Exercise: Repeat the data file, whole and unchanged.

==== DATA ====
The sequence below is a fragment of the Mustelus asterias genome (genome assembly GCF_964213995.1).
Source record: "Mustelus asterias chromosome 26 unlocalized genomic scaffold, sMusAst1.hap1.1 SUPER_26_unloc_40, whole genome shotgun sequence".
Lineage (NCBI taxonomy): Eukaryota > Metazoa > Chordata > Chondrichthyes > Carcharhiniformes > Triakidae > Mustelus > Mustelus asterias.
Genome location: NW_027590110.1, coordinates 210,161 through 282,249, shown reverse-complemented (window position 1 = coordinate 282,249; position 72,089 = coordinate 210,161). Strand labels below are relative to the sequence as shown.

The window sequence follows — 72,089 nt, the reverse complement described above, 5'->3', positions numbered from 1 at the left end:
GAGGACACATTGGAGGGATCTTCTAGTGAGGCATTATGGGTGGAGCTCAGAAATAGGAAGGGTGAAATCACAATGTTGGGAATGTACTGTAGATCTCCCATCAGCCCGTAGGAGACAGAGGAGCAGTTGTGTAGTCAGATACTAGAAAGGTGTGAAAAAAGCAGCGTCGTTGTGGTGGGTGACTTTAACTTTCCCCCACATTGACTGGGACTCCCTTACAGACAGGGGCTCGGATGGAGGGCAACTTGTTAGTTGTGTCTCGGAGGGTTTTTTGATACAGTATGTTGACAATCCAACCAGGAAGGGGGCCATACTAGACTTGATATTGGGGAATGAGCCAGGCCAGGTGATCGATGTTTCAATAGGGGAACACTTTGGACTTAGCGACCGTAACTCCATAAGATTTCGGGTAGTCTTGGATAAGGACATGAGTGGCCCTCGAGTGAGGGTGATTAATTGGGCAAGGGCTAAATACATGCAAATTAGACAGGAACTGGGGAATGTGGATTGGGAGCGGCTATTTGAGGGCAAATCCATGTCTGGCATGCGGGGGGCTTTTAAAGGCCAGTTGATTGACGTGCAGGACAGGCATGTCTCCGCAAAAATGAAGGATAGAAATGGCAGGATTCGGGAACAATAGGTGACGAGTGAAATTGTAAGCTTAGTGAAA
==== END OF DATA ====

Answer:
The sequence below is a fragment of the Mustelus asterias genome (genome assembly GCF_964213995.1).
Source record: "Mustelus asterias chromosome 26 unlocalized genomic scaffold, sMusAst1.hap1.1 SUPER_26_unloc_40, whole genome shotgun sequence".
Lineage (NCBI taxonomy): Eukaryota > Metazoa > Chordata > Chondrichthyes > Carcharhiniformes > Triakidae > Mustelus > Mustelus asterias.
Genome location: NW_027590110.1, coordinates 210,161 through 282,249, shown reverse-complemented (window position 1 = coordinate 282,249; position 72,089 = coordinate 210,161). Strand labels below are relative to the sequence as shown.

The window sequence follows — 72,089 nt, the reverse complement described above, 5'->3', positions numbered from 1 at the left end:
GAGGACACATTGGAGGGATCTTCTAGTGAGGCATTATGGGTGGAGCTCAGAAATAGGAAGGGTGAAATCACAATGTTGGGAATGTACTGTAGATCTCCCATCAGCCCGTAGGAGACAGAGGAGCAGTTGTGTAGTCAGATACTAGAAAGGTGTGAAAAAAGCAGCGTCGTTGTGGTGGGTGACTTTAACTTTCCCCCACATTGACTGGGACTCCCTTACAGACAGGGGCTCGGATGGAGGGCAACTTGTTAGTTGTGTCTCGGAGGGTTTTTTGATACAGTATGTTGACAATCCAACCAGGAAGGGGGCCATACTAGACTTGATATTGGGGAATGAGCCAGGCCAGGTGATCGATGTTTCAATAGGGGAACACTTTGGACTTAGCGACCGTAACTCCATAAGATTTCGGGTAGTCTTGGATAAGGACATGAGTGGCCCTCGAGTGAGGGTGATTAATTGGGCAAGGGCTAAATACATGCAAATTAGACAGGAACTGGGGAATGTGGATTGGGAGCGGCTATTTGAGGGCAAATCCATGTCTGGCATGCGGGGGGCTTTTAAAGGCCAGTTGATTGACGTGCAGGACAGGCATGTCTCCGCAAAAATGAAGGATAGAAATGGCAGGATTCGGGAACAATAGGTGACGAGTGAAATTGTAAGCTTAGTGAAA